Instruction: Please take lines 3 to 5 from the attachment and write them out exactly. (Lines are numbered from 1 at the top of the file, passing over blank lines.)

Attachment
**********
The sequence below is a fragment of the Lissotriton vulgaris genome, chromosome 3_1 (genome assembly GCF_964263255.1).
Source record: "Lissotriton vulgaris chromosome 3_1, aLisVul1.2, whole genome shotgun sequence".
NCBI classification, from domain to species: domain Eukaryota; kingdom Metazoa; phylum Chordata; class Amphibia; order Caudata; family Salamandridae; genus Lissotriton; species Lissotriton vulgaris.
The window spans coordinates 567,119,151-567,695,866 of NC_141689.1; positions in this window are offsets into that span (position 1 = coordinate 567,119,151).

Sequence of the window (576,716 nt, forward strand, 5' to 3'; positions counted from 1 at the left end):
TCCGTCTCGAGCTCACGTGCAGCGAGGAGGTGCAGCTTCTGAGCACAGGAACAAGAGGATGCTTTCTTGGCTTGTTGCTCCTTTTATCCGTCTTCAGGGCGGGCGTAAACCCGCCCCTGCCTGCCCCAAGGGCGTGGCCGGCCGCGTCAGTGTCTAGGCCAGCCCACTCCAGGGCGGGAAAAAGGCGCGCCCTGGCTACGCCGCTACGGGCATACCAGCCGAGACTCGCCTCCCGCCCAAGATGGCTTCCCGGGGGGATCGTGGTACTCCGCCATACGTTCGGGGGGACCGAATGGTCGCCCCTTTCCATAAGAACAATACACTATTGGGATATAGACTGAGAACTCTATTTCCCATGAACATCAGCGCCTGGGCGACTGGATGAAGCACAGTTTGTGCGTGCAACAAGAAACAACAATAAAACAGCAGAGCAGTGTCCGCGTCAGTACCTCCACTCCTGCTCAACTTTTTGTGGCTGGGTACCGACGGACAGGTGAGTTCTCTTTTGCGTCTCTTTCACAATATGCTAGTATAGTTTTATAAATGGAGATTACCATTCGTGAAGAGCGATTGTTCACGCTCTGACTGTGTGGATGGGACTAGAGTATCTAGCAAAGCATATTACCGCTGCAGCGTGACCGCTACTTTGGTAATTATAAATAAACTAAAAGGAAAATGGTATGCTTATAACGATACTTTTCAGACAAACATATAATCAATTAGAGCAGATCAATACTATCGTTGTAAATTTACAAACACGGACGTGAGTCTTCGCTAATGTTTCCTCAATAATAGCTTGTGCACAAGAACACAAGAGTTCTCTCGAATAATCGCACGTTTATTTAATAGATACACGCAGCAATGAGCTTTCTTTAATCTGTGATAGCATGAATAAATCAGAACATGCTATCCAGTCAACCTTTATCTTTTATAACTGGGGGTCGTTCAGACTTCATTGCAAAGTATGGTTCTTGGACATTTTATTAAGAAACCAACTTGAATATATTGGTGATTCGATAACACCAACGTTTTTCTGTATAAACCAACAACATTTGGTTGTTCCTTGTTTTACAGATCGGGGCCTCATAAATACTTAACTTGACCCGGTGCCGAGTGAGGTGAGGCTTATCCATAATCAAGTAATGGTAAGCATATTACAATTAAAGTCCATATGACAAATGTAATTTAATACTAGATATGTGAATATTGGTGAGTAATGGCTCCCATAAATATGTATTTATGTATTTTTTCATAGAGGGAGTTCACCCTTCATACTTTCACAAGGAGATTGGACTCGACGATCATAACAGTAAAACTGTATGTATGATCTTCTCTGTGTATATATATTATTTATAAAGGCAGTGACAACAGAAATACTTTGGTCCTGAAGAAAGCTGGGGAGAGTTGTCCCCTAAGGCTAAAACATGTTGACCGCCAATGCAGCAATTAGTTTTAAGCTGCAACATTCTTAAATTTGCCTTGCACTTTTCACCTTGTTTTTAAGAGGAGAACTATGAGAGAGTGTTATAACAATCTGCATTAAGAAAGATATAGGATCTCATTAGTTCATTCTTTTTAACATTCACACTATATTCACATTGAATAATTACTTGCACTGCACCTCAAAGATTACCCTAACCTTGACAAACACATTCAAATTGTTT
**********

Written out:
NCBI classification, from domain to species: domain Eukaryota; kingdom Metazoa; phylum Chordata; class Amphibia; order Caudata; family Salamandridae; genus Lissotriton; species Lissotriton vulgaris.
The window spans coordinates 567,119,151-567,695,866 of NC_141689.1; positions in this window are offsets into that span (position 1 = coordinate 567,119,151).

Sequence of the window (576,716 nt, forward strand, 5' to 3'; positions counted from 1 at the left end):